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New figures show welcome rise in men reporting domestic abuse to the police: ManKind Initiative

Reporting of incidents has doubled in five years

Figures obtained from 41 police forces across England and Wales by the ManKind Initiative, the charity which supports male victims of domestic abuse, showed that 158,974 men reported to them as being victims of domestic abuse in 2017 – one in four of all victims (24.8 per cent) where the gender of the victim was recorded. A further 9,842 men reported the same in Scotland.

Of the 43 police authorities in England and Wales which were sent the Freedom of Information request by the charity, 37 provided figures for 2012 and last year. On that like for like basis, the figures rose from 72,157 in 2012 to 149,248 in 2017 – more than double in five years.

Mark Brooks, Chair of the ManKind Initiative, said:

"These figures are both shocking yet welcome. They show the level of domestic abuse against men and the growing confidence they have in coming forward. Friends, family and work colleagues are also playing a key part in supporting them and many police forces are actively encouraging men to report.

"These figures should act as a spur for even more men to reach out as many feel they are the only man in the world this has ever happened to and they suffer in silence behind their front door. They now know they are not alone.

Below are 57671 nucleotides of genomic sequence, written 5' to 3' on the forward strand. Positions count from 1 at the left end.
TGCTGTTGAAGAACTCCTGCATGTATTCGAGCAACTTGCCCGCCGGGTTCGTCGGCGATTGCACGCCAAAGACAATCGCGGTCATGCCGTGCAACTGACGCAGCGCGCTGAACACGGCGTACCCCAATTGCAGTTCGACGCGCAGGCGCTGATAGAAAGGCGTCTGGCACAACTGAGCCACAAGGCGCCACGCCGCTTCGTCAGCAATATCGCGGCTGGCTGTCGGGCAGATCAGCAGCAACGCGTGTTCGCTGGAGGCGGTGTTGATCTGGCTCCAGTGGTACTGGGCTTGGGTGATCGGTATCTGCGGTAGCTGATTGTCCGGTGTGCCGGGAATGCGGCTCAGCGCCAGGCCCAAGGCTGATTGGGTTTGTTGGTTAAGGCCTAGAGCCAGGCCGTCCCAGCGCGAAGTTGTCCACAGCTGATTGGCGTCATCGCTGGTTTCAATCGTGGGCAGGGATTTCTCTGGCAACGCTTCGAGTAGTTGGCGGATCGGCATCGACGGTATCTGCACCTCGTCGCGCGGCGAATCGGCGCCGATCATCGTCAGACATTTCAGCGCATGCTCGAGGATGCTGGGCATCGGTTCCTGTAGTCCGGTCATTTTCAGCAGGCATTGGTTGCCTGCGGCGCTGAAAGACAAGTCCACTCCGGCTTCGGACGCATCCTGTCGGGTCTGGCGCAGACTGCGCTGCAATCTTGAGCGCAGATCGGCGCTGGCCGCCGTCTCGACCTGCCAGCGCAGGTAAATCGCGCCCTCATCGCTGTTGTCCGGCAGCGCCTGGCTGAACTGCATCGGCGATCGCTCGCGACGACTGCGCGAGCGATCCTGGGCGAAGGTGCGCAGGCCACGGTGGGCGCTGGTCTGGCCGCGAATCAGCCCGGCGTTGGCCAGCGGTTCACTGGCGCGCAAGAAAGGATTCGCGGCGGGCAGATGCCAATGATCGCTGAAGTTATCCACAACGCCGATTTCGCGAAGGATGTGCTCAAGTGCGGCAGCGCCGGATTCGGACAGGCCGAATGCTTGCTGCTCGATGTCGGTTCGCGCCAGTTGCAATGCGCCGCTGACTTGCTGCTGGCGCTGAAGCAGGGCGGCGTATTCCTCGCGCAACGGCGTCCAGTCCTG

"Society as a whole is taking a more modern and inclusive view of domestic abuse – increasingly realising that it is a crime against women and men in heterosexual and same-sex relationships. More always needs to be done to challenge stereotypes as we still see some people not taking domestic abuse as seriously as they should when a man is a victim but we are moving in the right direction.

"A key challenge remains in ensuring there are male-victim friendly services in every county and city that men are aware of and where professionals know and do refer them to. Failure to ensure a basic level of support across the country will fail those men and of course, fail their children where they are involved. At the moment there are low numbers of men actually accessing domestic abuse services so whilst more are going to the police we need to encourage better take up of local services that are available to them."

Overall figures for female victims for the 41 police forces across England and Wales showed that 482,157 women reported to them as being victims of domestic abuse in 2017. A further 44,216 women reported the same in Scotland. The figures on the like for like basis show that the number of women who police recorded as victims has increased by almost 50 per cent from 306,411 in 2012 to 447,568 last year.

The charity emphasises that it welcomes improvements in female reporting rates and that there needs to be more funding and support for female victims, as well as more funding and support for male victims too.

For the full spreadsheet of statistics, click here.